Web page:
Modify SSH Config To Maximize Security

SSH is a powerful remote logging protocol that took the place of telnet back in the mid-to-late 90′s. With so many people using SSH as an every day tool, it is important for server administrators to understand some ways of making the secure shell a bit more… well… secure. In this article you will learn how a few simple configuration modifications to sshd_config on your SSH server can improve the security of your SSH daemon and allow you to sleep better at night…

First, lets take a look at a default SSH Config file: sshd_config:

# $OpenBSD: sshd_config,v 1.74 2006/07/19 13:07:10 dtucker Exp $
# This is the sshd server system-wide configuration file.
# See sshd_config(5) for more information.
# The strategy used for options in the default sshd_config
# shipped with OpenSSH is to specify options
# with their default value where possible, but leave them
# commented. Uncommented options change a default value.
#Port 22
#Protocol 2,1
#AddressFamily any
#ListenAddress ::
# HostKey for protocol version 1
#HostKey /etc/ssh/ssh_host_key
# HostKeys for protocol version 2
#HostKey /etc/ssh/ssh_host_rsa_key
#HostKey /etc/ssh/ssh_host_dsa_key
# Lifetime and size of ephemeral version 1 server key
#KeyRegenerationInterval 1h
#ServerKeyBits 768
# Logging
# obsoletes QuietMode and FascistLogging
#SyslogFacility AUTH
#LogLevel INFO
# Authentication:
#LoginGraceTime 2m
#PermitRootLogin yes
#StrictModes yes
#MaxAuthTries 6
#RSAAuthentication yes
#PubkeyAuthentication yes
#AuthorizedKeysFile .ssh/authorized_keys
# For this to work you will also need host keys in /etc/ssh/ssh_known_hosts
#RhostsRSAAuthentication no
# similar for protocol version 2
#HostbasedAuthentication no
# Change to yes if you don’t trust ~/.ssh/known_hosts for
# RhostsRSAAuthentication and HostbasedAuthentication
#IgnoreUserKnownHosts no
# Don’t read the user’s ~/.rhosts and ~/.shosts files
#IgnoreRhosts yes
# To disable tunneled clear text passwords, change to no here!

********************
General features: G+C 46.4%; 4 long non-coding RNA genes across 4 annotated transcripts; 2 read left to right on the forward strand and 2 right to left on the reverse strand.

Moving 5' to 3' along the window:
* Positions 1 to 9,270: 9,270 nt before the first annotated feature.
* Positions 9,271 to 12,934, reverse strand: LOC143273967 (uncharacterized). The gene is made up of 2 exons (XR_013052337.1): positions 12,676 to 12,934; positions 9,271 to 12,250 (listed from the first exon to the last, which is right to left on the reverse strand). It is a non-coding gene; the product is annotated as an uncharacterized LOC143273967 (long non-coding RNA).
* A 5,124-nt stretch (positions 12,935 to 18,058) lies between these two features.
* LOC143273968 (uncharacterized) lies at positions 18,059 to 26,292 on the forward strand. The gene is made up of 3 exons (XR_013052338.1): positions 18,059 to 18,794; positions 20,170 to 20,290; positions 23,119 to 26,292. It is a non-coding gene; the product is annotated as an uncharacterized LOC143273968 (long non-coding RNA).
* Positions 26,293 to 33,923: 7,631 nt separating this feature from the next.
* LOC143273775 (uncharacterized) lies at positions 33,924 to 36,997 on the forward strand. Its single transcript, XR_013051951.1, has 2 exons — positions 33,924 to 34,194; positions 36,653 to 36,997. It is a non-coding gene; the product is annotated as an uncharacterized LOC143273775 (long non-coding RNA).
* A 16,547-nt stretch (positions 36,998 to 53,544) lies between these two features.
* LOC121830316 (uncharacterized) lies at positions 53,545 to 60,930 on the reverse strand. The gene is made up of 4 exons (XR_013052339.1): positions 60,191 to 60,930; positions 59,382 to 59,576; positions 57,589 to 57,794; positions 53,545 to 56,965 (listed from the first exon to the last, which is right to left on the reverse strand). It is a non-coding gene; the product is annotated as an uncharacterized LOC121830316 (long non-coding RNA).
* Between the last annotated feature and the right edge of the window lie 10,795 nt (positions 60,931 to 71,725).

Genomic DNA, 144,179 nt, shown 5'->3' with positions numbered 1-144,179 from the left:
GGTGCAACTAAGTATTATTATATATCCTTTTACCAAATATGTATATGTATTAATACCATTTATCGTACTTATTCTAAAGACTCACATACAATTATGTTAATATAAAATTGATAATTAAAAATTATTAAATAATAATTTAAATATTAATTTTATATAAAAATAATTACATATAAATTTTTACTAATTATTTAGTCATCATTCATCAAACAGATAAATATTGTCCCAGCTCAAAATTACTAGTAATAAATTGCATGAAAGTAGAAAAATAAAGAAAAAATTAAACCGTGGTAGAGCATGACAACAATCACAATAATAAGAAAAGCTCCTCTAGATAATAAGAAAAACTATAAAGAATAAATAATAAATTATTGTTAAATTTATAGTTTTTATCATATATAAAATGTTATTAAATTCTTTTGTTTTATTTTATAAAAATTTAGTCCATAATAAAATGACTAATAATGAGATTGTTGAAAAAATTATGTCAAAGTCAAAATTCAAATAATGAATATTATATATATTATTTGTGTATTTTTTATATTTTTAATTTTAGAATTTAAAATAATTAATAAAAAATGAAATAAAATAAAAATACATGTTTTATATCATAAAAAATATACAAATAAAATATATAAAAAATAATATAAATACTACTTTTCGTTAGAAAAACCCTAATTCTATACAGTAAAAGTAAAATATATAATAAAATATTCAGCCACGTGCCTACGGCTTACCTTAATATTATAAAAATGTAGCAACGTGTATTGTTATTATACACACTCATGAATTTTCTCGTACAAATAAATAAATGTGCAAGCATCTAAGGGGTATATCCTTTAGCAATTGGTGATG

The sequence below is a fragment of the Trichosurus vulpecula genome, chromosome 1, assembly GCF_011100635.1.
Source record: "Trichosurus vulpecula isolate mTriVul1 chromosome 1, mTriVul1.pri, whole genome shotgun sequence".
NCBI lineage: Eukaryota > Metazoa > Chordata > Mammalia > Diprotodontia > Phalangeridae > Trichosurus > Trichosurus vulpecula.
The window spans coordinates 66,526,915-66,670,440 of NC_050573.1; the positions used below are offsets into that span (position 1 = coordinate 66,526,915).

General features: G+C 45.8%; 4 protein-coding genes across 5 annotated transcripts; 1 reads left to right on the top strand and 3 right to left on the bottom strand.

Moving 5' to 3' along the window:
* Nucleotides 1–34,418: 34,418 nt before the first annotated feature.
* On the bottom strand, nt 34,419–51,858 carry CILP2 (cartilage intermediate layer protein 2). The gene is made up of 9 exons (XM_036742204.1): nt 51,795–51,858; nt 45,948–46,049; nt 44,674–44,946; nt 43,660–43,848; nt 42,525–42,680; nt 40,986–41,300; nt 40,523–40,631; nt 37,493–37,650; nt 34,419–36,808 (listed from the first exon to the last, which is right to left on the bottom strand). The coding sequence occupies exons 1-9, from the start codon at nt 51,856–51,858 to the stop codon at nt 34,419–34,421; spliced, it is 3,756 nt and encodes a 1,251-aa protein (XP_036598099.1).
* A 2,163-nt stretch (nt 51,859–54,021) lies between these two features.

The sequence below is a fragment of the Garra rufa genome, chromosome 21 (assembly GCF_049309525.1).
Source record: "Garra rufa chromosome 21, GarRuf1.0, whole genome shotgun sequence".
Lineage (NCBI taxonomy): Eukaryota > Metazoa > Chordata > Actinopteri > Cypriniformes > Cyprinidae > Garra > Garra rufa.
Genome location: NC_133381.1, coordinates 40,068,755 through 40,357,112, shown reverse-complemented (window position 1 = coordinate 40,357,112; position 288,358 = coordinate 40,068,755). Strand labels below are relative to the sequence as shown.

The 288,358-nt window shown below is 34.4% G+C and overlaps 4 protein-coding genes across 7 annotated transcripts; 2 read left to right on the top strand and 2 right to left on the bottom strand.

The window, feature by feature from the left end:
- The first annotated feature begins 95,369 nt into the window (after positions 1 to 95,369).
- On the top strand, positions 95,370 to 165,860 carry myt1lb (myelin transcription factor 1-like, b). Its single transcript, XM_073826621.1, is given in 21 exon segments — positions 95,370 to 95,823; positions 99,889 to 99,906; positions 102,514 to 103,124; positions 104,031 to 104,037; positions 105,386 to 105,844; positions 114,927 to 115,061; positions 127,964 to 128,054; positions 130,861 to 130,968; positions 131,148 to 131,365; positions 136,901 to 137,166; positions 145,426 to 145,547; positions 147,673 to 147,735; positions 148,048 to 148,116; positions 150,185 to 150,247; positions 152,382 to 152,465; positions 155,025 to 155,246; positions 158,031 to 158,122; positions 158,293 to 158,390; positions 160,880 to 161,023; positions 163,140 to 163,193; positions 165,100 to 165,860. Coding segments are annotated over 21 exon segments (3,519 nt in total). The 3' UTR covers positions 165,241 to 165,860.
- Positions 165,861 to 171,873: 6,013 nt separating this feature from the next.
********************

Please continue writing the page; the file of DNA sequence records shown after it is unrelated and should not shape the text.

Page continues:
#PasswordAuthentication yes
#PermitEmptyPasswords no
# Change to no to disable s/key passwords
#ChallengeResponseAuthentication yes
# Kerberos options
#KerberosAuthentication no
#KerberosOrLocalPasswd yes
#KerberosTicketCleanup yes
#KerberosGetAFSToken no
# GSSAPI options
#GSSAPIAuthentication no
#GSSAPICleanupCredentials yes
# Set this to ‘yes’ to enable PAM authentication, account processing,
# and session processing. If this is enabled, PAM authentication will
# be allowed through the ChallengeResponseAuthentication and
# PasswordAuthentication. Depending on your PAM configuration,
# PAM authentication via ChallengeResponseAuthentication may bypass
# the setting of “PermitRootLogin without-password”.
# If you just want the PAM account and session checks to run without
# PAM authentication, then enable this but set PasswordAuthentication
# and ChallengeResponseAuthentication to ‘no’.
#UsePAM no
#AllowTcpForwarding yes
#GatewayPorts no
#X11Forwarding no
#X11DisplayOffset 10
#X11UseLocalhost yes
#PrintMotd yes
#PrintLastLog yes
#TCPKeepAlive yes
#UseLogin no
#UsePrivilegeSeparation yes
#PermitUserEnvironment no
#Compression delayed
#ClientAliveInterval 0
#ClientAliveCountMax 3
#UseDNS yes
#PidFile /var/run/
#MaxStartups 10
#PermitTunnel no
# no default banner path
#Banner /some/path
# override default of no subsystems
Subsystem sftp /usr/libexec/sftp-server
# Example of overriding settings on a per-user basis
#Match User anoncvs
# AllowTcpForwarding no
# ForceCommand cvs server

As we can see, by default most of the configuration options are commented out, meaning that SSH is taking the default values. To maximize SSH security, we are going to modify the following lines:

#Port 22

#Protocol 2,1

#PermitRootLogin yes

#PermitEmptyPasswords no

#MaxAuthTries 6


The six lines pulled out from the sshd_config are the lines that I feel are the most important and basic modifications that should be made to the configuration. Here is what they should be changed to (remember to uncomment them):

Port 60 (pick any port, 60 is just an example)

Running the SSH daemon on a port other than the default port of 22 will minimize your servers vulnerability of being scanned automatically by botnets that search and automate login and password attempts on SSH servers. Keep in mind that after you change the port number on your SSH server, you will need to specify the port whenever you are connecting to the server.